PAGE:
• Infections: In patients receiving daratumumab combination therapy, Grade 3 or 4 infections were reported with daratumumab combinations and background therapies (DVd: 21%, Vd: 19%; DRd: 28%, Rd: 23%; DPd: 28%). Pneumonia was the most commonly reported severe (Grade 3 or 4) infection across studies. Discontinuations from treatment were reported in 3% versus 2% of patients in the DRd and Rd groups respectively, 4% versus 3% of patients in the DVd and Vd groups respectively and in 5% of patients receiving DPd. Fatal infections were reported in 0.8% to 2% of patients across studies, primarily due to pneumonia and sepsis.
  • Immunogenicity: As with all therapeutic proteins, there is the potential for immunogenicity. In clinical trials of patients with multiple myeloma treated with daratumumab as monotherapy or as combination therapies, none of the 111 evaluable monotherapy patients, and 2 (0.7%) of the 298 combination therapy patients, tested positive for anti-daratumumab antibodies. One patient administered daratumumab as combination therapy, developed transient neutralizing antibodies against daratumumab. However, this assay has limitations in detecting anti-daratumumab antibodies in the presence of high concentrations of daratumumab; therefore, the incidence of antibody development might not have been reliably determined. Immunogenicity data are highly dependent on the sensitivity and specificity of the test methods used. Additionally, the observed incidence of a positive result in a test method may be influenced by several factors, including sample handling, timing of sample collection, drug interference, concomitant medication and the underlying disease. Therefore, comparison of the incidence of antibodies to daratumumab with the incidence of antibodies to other products may be misleading.
Central Nervous System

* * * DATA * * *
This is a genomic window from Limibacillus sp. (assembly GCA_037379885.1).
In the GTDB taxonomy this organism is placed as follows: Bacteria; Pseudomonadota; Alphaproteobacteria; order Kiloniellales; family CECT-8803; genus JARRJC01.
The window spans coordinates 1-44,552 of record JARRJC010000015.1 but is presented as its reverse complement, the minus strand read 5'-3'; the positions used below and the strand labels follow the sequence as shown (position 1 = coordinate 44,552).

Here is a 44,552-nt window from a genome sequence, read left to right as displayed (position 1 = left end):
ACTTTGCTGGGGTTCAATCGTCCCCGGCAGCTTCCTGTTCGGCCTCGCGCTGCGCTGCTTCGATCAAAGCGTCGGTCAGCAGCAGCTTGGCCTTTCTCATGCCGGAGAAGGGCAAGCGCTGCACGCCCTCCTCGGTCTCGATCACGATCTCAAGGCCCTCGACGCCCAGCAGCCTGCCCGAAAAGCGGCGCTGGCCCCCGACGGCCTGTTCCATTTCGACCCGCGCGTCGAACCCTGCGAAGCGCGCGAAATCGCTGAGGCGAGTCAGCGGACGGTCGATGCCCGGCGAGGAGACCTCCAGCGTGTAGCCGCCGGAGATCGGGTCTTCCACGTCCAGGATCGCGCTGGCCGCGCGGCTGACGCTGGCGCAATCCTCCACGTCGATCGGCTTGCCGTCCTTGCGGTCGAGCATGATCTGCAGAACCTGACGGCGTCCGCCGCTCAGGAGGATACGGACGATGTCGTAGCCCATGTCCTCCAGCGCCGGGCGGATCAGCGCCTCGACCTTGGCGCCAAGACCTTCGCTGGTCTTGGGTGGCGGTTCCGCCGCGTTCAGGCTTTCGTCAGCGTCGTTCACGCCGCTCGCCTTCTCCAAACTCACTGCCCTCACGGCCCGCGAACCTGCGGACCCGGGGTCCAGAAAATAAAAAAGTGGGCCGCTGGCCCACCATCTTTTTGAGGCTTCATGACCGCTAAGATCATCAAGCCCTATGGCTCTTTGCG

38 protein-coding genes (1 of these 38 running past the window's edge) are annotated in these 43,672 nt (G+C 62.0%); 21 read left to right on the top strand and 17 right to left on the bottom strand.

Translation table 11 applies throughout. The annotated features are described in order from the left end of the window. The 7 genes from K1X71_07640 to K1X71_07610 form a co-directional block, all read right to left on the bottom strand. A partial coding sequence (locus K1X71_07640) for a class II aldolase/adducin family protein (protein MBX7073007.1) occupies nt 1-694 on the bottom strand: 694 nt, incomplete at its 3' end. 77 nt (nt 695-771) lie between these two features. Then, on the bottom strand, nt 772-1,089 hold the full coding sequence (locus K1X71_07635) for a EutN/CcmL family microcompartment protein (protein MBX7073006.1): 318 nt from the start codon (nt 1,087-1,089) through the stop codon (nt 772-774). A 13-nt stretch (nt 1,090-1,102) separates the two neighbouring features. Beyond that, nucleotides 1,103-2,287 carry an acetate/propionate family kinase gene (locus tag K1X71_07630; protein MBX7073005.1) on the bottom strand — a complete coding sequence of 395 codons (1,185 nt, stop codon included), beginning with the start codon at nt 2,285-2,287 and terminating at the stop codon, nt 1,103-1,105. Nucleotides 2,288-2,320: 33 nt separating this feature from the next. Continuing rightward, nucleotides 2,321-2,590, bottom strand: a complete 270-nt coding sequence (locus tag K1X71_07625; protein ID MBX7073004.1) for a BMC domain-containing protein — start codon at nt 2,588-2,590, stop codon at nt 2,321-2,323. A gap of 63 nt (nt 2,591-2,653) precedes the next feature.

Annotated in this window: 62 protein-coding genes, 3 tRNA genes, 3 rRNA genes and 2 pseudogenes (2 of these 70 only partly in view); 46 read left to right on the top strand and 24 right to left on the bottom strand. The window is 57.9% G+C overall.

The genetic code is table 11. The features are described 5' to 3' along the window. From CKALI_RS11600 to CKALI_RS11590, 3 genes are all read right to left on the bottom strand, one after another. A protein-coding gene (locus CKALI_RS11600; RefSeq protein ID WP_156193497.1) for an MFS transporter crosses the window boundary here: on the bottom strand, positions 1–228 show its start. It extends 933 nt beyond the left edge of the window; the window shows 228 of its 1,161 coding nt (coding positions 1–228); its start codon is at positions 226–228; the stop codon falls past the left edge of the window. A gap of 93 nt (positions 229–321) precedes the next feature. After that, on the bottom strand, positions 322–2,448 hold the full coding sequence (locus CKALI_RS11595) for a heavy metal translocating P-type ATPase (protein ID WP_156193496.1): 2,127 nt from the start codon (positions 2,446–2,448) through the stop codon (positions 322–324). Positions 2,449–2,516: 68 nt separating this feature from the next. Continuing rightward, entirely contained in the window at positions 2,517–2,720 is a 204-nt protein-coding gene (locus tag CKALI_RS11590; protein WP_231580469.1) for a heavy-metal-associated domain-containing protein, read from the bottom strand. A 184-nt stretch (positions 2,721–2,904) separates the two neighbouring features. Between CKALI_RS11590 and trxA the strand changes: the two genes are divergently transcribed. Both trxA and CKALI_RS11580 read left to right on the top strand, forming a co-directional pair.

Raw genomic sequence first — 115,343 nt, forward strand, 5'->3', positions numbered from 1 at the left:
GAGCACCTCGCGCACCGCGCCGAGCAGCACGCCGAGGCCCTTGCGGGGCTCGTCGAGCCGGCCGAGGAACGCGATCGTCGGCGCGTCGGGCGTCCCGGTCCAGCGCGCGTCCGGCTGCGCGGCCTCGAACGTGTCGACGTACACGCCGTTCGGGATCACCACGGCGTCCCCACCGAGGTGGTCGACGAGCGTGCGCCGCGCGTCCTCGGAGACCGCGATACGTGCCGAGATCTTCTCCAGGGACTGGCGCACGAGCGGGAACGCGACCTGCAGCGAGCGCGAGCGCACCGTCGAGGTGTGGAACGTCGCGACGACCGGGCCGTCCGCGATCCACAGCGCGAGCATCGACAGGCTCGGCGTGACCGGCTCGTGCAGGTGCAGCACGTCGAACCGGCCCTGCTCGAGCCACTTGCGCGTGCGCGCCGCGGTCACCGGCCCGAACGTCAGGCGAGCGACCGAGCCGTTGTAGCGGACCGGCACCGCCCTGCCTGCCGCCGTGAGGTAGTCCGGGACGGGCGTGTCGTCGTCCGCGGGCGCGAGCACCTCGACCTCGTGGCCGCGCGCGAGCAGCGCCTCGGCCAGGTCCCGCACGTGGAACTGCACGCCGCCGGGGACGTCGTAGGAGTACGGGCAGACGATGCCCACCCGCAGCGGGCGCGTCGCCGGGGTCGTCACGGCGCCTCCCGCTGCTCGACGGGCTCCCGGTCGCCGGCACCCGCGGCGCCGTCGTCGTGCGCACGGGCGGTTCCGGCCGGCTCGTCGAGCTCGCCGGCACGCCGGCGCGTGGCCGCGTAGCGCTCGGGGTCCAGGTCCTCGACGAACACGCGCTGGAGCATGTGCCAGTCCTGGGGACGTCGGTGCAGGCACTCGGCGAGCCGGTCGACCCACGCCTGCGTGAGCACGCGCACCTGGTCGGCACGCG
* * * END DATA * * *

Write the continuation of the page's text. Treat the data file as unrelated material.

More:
Fatigue, headache, chills
Cardiovascular
Hypertension
Respiratory
Cough, nasal congestion, dyspnea, nasopharyngitis, pneumonia
Gastrointestinal
Nausea, diarrhea, constipation, decreased appetite, vomiting
Hematologic & oncologic
Lymphocytopenia, neutropenia, thrombocytopenia, anemia
Infection
Herpes zoster
Neuromuscular & skeletal
Back pain, arthralgia, leg pain, musculoskeletal chest pain
Miscellaneous
Infusion-related reaction, fever, physical health deterioration


|postmarketing=There is limited information regarding Postmarketing Experience of daratumumab in the drug label. |drugInteractions=* Indirect Antiglobulin Tests

  • Serum Protein Electrophoresis and Immunofixation Tests
Indirect Antiglobulin Tests

Daratumumab binds to CD38 on RBCs and interferes with compatibility testing, including antibody screening and cross matching. Daratumumab interference mitigation methods include treating reagent RBCs with dithiothreitol (DTT) to disrupt daratumumab binding or genotyping. Since the Kell blood group system is also sensitive to DTT treatment, K-negative units should be supplied after ruling out or identifying alloantibodies using DTT-treated RBCs.If an emergency transfusion is required, non-cross-matched ABO/RhD-compatible RBCs can be given per local blood bank practices.

Serum Protein Electrophoresis and Immunofixation Tests

Daratumumab may be detected on serum protein electrophoresis (SPE) and immunofixation (IFE) assays used for monitoring disease monoclonal immunoglobulins (M protein). This can lead to false positive SPE and IFE assay results for patients with IgG kappa myeloma protein impacting initial assessment of complete responses by International Myeloma Working Group (IMWG) criteria. In patients with persistent very good partial response, consider other methods to evaluate the depth of response. |useInPregnancyFDA=*Pregnancy Category unassigned There are no human data to inform a risk with use of daratumumab during pregnancy. Animal studies have not been conducted. However, there are clinical considerations. Immunoglobulin G1 (IgG1) monoclonal antibodies are transferred across the placenta. Based on its mechanism of action, daratumumab may cause fetal myeloid or lymphoid-cell depletion and decreased bone density. Defer administering live vaccines to neonates and infants exposed to daratumumab in utero until a hematology evaluation is completed. The estimated background risk of major birth defects and miscarriage for the indicated population is unknown. In the U.S. general population, the estimated background risk of major birth defects and miscarriage in clinically recognized pregnancies is 2–4% and 15–20%, respectively. Mice that were genetically modified to eliminate all CD38 expression (CD38 knockout mice) had reduced bone density at birth that recovered by 5 months of age. In cynomolgus monkeys exposed during pregnancy to other monoclonal antibodies that affect leukocyte populations, infant monkeys had a reversible reduction in leukocytes.